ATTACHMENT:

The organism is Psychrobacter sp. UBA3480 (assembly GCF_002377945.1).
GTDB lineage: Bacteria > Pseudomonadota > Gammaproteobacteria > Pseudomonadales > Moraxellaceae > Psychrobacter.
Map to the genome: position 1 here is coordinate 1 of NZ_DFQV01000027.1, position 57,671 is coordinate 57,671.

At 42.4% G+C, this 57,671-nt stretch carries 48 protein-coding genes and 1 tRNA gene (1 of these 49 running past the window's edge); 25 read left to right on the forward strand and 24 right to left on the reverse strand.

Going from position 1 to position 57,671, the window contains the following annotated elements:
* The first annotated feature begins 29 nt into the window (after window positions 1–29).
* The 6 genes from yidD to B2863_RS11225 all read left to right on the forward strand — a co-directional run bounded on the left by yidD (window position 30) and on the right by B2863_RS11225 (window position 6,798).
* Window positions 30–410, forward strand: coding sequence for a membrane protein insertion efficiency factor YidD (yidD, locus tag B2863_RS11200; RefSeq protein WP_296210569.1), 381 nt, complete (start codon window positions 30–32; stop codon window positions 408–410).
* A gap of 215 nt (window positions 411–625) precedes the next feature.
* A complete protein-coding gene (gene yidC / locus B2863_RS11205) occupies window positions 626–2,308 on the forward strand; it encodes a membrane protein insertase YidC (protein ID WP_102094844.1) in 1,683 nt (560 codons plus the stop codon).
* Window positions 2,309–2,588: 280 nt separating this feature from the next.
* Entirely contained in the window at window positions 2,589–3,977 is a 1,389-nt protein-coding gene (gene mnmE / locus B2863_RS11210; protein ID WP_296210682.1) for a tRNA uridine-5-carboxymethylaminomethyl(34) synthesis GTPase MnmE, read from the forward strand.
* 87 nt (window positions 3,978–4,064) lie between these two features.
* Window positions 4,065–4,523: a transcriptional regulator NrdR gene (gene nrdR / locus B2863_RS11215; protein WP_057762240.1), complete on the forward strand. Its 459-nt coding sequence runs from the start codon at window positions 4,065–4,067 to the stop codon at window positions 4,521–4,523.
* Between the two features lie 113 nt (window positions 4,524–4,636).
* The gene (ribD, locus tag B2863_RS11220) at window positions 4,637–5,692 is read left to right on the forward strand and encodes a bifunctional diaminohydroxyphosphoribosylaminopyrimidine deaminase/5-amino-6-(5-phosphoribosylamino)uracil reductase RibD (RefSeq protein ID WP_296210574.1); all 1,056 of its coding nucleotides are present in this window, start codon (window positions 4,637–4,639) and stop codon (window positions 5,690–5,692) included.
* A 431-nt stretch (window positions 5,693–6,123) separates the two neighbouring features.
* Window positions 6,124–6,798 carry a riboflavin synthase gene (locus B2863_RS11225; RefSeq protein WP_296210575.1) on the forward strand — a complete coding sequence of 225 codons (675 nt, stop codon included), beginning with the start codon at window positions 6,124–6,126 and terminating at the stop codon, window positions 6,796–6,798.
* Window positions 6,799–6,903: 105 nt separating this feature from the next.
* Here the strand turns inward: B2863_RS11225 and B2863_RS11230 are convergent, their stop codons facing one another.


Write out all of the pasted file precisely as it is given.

The organism is Psychrobacter sp. UBA3480 (assembly GCF_002377945.1).
GTDB lineage: Bacteria > Pseudomonadota > Gammaproteobacteria > Pseudomonadales > Moraxellaceae > Psychrobacter.
Map to the genome: position 1 here is coordinate 1 of NZ_DFQV01000027.1, position 57,671 is coordinate 57,671.

At 42.4% G+C, this 57,671-nt stretch carries 48 protein-coding genes and 1 tRNA gene (1 of these 49 running past the window's edge); 25 read left to right on the forward strand and 24 right to left on the reverse strand.

Going from position 1 to position 57,671, the window contains the following annotated elements:
* The first annotated feature begins 29 nt into the window (after window positions 1–29).
* The 6 genes from yidD to B2863_RS11225 all read left to right on the forward strand — a co-directional run bounded on the left by yidD (window position 30) and on the right by B2863_RS11225 (window position 6,798).
* Window positions 30–410, forward strand: coding sequence for a membrane protein insertion efficiency factor YidD (yidD, locus tag B2863_RS11200; RefSeq protein WP_296210569.1), 381 nt, complete (start codon window positions 30–32; stop codon window positions 408–410).
* A gap of 215 nt (window positions 411–625) precedes the next feature.
* A complete protein-coding gene (gene yidC / locus B2863_RS11205) occupies window positions 626–2,308 on the forward strand; it encodes a membrane protein insertase YidC (protein ID WP_102094844.1) in 1,683 nt (560 codons plus the stop codon).
* Window positions 2,309–2,588: 280 nt separating this feature from the next.
* Entirely contained in the window at window positions 2,589–3,977 is a 1,389-nt protein-coding gene (gene mnmE / locus B2863_RS11210; protein ID WP_296210682.1) for a tRNA uridine-5-carboxymethylaminomethyl(34) synthesis GTPase MnmE, read from the forward strand.
* 87 nt (window positions 3,978–4,064) lie between these two features.
* Window positions 4,065–4,523: a transcriptional regulator NrdR gene (gene nrdR / locus B2863_RS11215; protein WP_057762240.1), complete on the forward strand. Its 459-nt coding sequence runs from the start codon at window positions 4,065–4,067 to the stop codon at window positions 4,521–4,523.
* Between the two features lie 113 nt (window positions 4,524–4,636).
* The gene (ribD, locus tag B2863_RS11220) at window positions 4,637–5,692 is read left to right on the forward strand and encodes a bifunctional diaminohydroxyphosphoribosylaminopyrimidine deaminase/5-amino-6-(5-phosphoribosylamino)uracil reductase RibD (RefSeq protein ID WP_296210574.1); all 1,056 of its coding nucleotides are present in this window, start codon (window positions 4,637–4,639) and stop codon (window positions 5,690–5,692) included.
* A 431-nt stretch (window positions 5,693–6,123) separates the two neighbouring features.
* Window positions 6,124–6,798 carry a riboflavin synthase gene (locus B2863_RS11225; RefSeq protein WP_296210575.1) on the forward strand — a complete coding sequence of 225 codons (675 nt, stop codon included), beginning with the start codon at window positions 6,124–6,126 and terminating at the stop codon, window positions 6,796–6,798.
* Window positions 6,799–6,903: 105 nt separating this feature from the next.
* Here the strand turns inward: B2863_RS11225 and B2863_RS11230 are convergent, their stop codons facing one another.